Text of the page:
Once a trend, “farm-to-table” is now virtually expected at most restaurants. But as our awareness of sourcing and sustainability grows, just being farm-to-table is not enough. Many D.C. restaurants have risen to meet the challenge, and are taking the concepts of sustainability, biodynamic agriculture, local farming and environmental friendliness to the next level.
Here are six spots that have gone above and beyond in being eco-friendly and sustainable so that your taste buds and the environment can both be happy.
If you’ve had one of their delicious lobster rolls (or really any of their food), you know that their seafood is fresh and top quality. What you probably don’t know is that they recently secured B Corp certification, which is a huge deal. B Corps are for-profit companies that are certified to meet rigorous standards of social and environmental performance, accountability and transparency. There are only about 2000 certified B corporations in the world -- let that sink in. Luke’s not only adheres to all the strict fishing rules of Maine, they also take their sustainability and traceability practices very seriously across all their seafood. Their vertically integrated food chain is one of the most sophisticated and transparent: procured at the dock, steamed, packed and then sent straight to the shacks remaining in pristine condition throughout the short journey, allowing the flavor to really shine through. So really there's no reason to feel guilty about enjoying that decadent, buttery goodness! Read all about their sustainability practices HERE.
There are many conflicting opinions about Founding Farmers and the group’s many restaurants in the area, but it’s indisputable that they have always been serious about sustainability, not just in their food and drink, but also their facilities, practices and culture. Take the fact that their flagship location was D.C.’s first LEED Gold Certified restaurant -- design elements include tables made from reclaimed wood, energy efficient HVAC systems and equipment, and more. They also compost their food waste, donate used grease for recycling into biofuel and use no bottled water. The Maryland and Tysons locations are both also LEED certified, and the group takes all efforts to stay accountable in maintaining their green mission.
As part of this luxury hotel’s environmental stewardship program, the Fairmont Washington in Georgetown is home to over 100,000 honeybees. The rooftop hives enhance the hotel’s culinary program providing over 150 pounds of honey annually. Honey harvested from the Fairmont’s Beehives is used in soups, salad dressings, pastries, ice cream, cocktails and in the hotel’s signature honey walnut bread. Fairmont's interior courtyard provides fresh herbs and edible flowers as well.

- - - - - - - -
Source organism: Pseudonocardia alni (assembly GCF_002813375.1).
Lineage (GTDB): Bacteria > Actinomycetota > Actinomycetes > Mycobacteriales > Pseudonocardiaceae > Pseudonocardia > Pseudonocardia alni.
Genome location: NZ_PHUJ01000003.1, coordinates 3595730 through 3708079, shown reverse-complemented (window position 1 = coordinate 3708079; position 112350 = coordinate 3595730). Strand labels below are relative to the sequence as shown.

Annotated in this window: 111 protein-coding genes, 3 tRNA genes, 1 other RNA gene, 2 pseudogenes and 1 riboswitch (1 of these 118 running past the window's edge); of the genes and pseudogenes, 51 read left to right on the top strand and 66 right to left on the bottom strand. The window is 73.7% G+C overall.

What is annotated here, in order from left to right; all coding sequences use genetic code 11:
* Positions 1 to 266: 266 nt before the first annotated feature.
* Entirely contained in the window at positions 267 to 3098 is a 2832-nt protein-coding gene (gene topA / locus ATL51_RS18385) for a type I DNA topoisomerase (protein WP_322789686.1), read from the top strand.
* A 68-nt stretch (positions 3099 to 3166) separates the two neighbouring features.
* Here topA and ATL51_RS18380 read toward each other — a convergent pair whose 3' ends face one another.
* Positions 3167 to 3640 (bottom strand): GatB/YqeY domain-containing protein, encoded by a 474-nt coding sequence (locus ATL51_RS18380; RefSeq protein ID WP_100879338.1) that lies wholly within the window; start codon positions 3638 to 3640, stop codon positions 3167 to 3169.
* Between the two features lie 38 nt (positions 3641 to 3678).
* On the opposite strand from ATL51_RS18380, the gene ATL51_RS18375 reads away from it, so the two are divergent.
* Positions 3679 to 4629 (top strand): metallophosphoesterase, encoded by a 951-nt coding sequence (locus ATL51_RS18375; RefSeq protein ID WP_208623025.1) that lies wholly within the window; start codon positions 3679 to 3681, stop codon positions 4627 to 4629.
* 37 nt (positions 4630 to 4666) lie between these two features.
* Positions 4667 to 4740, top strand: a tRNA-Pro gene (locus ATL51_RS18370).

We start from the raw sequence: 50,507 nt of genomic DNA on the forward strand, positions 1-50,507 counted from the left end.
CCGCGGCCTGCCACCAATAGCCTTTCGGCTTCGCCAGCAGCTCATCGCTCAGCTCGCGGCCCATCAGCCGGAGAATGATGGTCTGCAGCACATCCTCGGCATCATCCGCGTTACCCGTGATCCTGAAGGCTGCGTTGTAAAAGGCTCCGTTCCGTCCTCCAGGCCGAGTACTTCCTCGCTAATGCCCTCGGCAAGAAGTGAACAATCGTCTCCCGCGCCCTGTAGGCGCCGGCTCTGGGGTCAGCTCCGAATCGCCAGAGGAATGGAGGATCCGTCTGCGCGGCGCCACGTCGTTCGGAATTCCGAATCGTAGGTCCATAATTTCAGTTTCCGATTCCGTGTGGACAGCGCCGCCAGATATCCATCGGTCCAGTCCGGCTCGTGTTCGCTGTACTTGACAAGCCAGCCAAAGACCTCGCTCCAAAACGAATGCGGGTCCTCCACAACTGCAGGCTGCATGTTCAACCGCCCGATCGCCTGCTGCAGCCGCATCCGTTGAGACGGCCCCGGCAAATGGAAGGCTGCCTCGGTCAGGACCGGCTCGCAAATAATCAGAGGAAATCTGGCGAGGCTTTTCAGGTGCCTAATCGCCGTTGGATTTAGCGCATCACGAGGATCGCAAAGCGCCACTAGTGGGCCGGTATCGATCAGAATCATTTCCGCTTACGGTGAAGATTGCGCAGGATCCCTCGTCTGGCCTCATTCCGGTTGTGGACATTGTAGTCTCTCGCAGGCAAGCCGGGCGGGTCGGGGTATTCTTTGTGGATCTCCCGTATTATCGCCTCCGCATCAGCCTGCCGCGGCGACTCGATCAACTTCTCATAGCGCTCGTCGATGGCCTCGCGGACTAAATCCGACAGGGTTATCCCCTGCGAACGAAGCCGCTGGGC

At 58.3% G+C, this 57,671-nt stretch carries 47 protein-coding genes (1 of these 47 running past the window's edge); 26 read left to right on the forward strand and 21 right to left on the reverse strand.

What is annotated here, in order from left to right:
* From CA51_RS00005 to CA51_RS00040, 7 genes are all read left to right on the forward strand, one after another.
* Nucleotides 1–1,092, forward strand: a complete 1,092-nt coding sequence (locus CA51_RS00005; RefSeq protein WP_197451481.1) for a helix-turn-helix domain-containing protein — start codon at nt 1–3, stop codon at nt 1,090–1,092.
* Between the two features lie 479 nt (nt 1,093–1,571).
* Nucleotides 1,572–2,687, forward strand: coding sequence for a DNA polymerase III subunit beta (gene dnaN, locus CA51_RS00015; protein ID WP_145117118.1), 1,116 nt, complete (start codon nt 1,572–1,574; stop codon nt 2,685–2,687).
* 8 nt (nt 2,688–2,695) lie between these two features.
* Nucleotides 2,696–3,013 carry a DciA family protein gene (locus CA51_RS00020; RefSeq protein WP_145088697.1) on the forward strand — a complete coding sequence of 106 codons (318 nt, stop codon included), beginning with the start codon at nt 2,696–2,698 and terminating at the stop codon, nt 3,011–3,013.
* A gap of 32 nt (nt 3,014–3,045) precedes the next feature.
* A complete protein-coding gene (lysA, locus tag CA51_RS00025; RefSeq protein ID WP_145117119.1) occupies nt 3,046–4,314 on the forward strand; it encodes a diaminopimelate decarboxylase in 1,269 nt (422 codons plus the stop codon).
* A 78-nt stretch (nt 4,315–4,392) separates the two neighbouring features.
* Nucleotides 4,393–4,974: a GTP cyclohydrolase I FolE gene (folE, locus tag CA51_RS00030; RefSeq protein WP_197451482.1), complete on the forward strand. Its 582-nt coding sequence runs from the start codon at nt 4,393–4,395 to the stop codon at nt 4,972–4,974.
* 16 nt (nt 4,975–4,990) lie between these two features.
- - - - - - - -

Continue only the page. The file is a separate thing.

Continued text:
From the rooftop garden that yields produce for Urbana to garden composting and working with DC Public Schools on cooking programs using herbs and produce from Urbana’s garden surplus, Executive Chef Ethan Mckee and his team are always looking for ways to reduce their carbon footprint. They recently started using a food waste technology called the Bio-Digester, which converts food scraps into grey wastewater that is then safely transported for treatment via existing drain systems; they are the first D.C. restaurant to use this new food waste technology. The chef’s table dinners, "Cicchetti at Urbana", are a great way to experience and taste the fresh, seasonal ingredients and learn more about their eco practices. In the summer, typically 100 percent of the vegetables and herbs on the Cicchetti menus are sourced from the roof.
This popular Bloomingdale café definitely has one of the best patios in the city, thanks to the natural vines, the herb and vegetable garden and twinkling lights. Big Bear Café features tons of local produce, dairy and meats, and has been promoting the Bloomingdale Farmers Market for years, which hosts a number of local produce and dairy farmers, meat purveyors and local food artisans. All coffee and tea are sourced from companies that adhere to sustainable practices, and the café focuses on stirring spoons and sugar jars instead of throwaway stirrers and sugar packets. Coffee and tea grounds are composted every day, and the compostable cups and utensils are delivered off site for composting. The beautiful space also maximizes the use of natural light and uses energy efficient means of regulating temperature.
At this cozy unnamed basement bar in Shaw (the 600 T is the address reference), the tables and flooring are both constructed by the owner using salvaged and refurbished woods. The menu focuses on small batch liquors, fresh juices and herbs, and there are no plastic straws. The reusable metal straws may not please every single customer, but given that plastic waste is hardly a new problem, this small change could have a huge impact.
For more info on restaurants embracing sustainability, check out our article on five Virginia restaurants taking the farm-to-table movement to the next level.